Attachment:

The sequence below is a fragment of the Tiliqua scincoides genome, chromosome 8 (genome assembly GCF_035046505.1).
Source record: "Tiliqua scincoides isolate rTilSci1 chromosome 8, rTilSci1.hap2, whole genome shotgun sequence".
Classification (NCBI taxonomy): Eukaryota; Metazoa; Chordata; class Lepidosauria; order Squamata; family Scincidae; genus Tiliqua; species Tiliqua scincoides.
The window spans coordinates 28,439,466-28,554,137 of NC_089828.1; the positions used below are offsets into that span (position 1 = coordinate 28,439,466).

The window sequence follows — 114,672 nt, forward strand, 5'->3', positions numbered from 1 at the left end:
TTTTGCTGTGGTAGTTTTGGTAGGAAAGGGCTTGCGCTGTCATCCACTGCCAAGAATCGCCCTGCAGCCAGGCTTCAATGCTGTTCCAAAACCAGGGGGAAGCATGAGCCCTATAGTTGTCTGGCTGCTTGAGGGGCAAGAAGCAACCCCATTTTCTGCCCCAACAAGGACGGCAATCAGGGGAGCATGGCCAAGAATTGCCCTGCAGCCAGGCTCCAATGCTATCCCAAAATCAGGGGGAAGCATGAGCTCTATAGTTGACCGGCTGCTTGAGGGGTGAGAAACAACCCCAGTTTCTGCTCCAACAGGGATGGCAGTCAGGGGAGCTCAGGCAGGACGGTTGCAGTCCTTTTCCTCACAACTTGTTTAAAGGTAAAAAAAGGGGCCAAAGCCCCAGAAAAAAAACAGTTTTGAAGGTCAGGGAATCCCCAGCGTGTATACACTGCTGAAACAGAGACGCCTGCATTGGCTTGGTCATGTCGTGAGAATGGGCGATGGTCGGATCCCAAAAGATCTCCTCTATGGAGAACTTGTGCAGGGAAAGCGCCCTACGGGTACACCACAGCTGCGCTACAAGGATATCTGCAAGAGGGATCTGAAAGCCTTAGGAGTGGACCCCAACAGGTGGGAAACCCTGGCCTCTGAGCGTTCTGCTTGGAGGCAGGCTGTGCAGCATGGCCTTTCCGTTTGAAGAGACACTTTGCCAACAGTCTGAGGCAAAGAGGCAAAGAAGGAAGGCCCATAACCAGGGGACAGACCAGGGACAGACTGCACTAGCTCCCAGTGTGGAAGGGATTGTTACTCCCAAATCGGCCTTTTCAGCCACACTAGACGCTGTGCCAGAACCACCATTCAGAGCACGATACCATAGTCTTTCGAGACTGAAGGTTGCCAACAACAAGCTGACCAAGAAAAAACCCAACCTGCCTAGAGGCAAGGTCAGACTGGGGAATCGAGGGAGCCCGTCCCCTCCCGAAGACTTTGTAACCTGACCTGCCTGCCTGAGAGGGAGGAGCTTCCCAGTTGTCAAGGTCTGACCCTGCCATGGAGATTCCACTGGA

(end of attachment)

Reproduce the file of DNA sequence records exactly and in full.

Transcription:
The sequence below is a fragment of the Tiliqua scincoides genome, chromosome 8 (genome assembly GCF_035046505.1).
Source record: "Tiliqua scincoides isolate rTilSci1 chromosome 8, rTilSci1.hap2, whole genome shotgun sequence".
Classification (NCBI taxonomy): Eukaryota; Metazoa; Chordata; class Lepidosauria; order Squamata; family Scincidae; genus Tiliqua; species Tiliqua scincoides.
The window spans coordinates 28,439,466-28,554,137 of NC_089828.1; the positions used below are offsets into that span (position 1 = coordinate 28,439,466).

The window sequence follows — 114,672 nt, forward strand, 5'->3', positions numbered from 1 at the left end:
TTTTGCTGTGGTAGTTTTGGTAGGAAAGGGCTTGCGCTGTCATCCACTGCCAAGAATCGCCCTGCAGCCAGGCTTCAATGCTGTTCCAAAACCAGGGGGAAGCATGAGCCCTATAGTTGTCTGGCTGCTTGAGGGGCAAGAAGCAACCCCATTTTCTGCCCCAACAAGGACGGCAATCAGGGGAGCATGGCCAAGAATTGCCCTGCAGCCAGGCTCCAATGCTATCCCAAAATCAGGGGGAAGCATGAGCTCTATAGTTGACCGGCTGCTTGAGGGGTGAGAAACAACCCCAGTTTCTGCTCCAACAGGGATGGCAGTCAGGGGAGCTCAGGCAGGACGGTTGCAGTCCTTTTCCTCACAACTTGTTTAAAGGTAAAAAAAGGGGCCAAAGCCCCAGAAAAAAAACAGTTTTGAAGGTCAGGGAATCCCCAGCGTGTATACACTGCTGAAACAGAGACGCCTGCATTGGCTTGGTCATGTCGTGAGAATGGGCGATGGTCGGATCCCAAAAGATCTCCTCTATGGAGAACTTGTGCAGGGAAAGCGCCCTACGGGTACACCACAGCTGCGCTACAAGGATATCTGCAAGAGGGATCTGAAAGCCTTAGGAGTGGACCCCAACAGGTGGGAAACCCTGGCCTCTGAGCGTTCTGCTTGGAGGCAGGCTGTGCAGCATGGCCTTTCCGTTTGAAGAGACACTTTGCCAACAGTCTGAGGCAAAGAGGCAAAGAAGGAAGGCCCATAACCAGGGGACAGACCAGGGACAGACTGCACTAGCTCCCAGTGTGGAAGGGATTGTTACTCCCAAATCGGCCTTTTCAGCCACACTAGACGCTGTGCCAGAACCACCATTCAGAGCACGATACCATAGTCTTTCGAGACTGAAGGTTGCCAACAACAAGCTGACCAAGAAAAAACCCAACCTGCCTAGAGGCAAGGTCAGACTGGGGAATCGAGGGAGCCCGTCCCCTCCCGAAGACTTTGTAACCTGACCTGCCTGCCTGAGAGGGAGGAGCTTCCCAGTTGTCAAGGTCTGACCCTGCCATGGAGATTCCACTGGA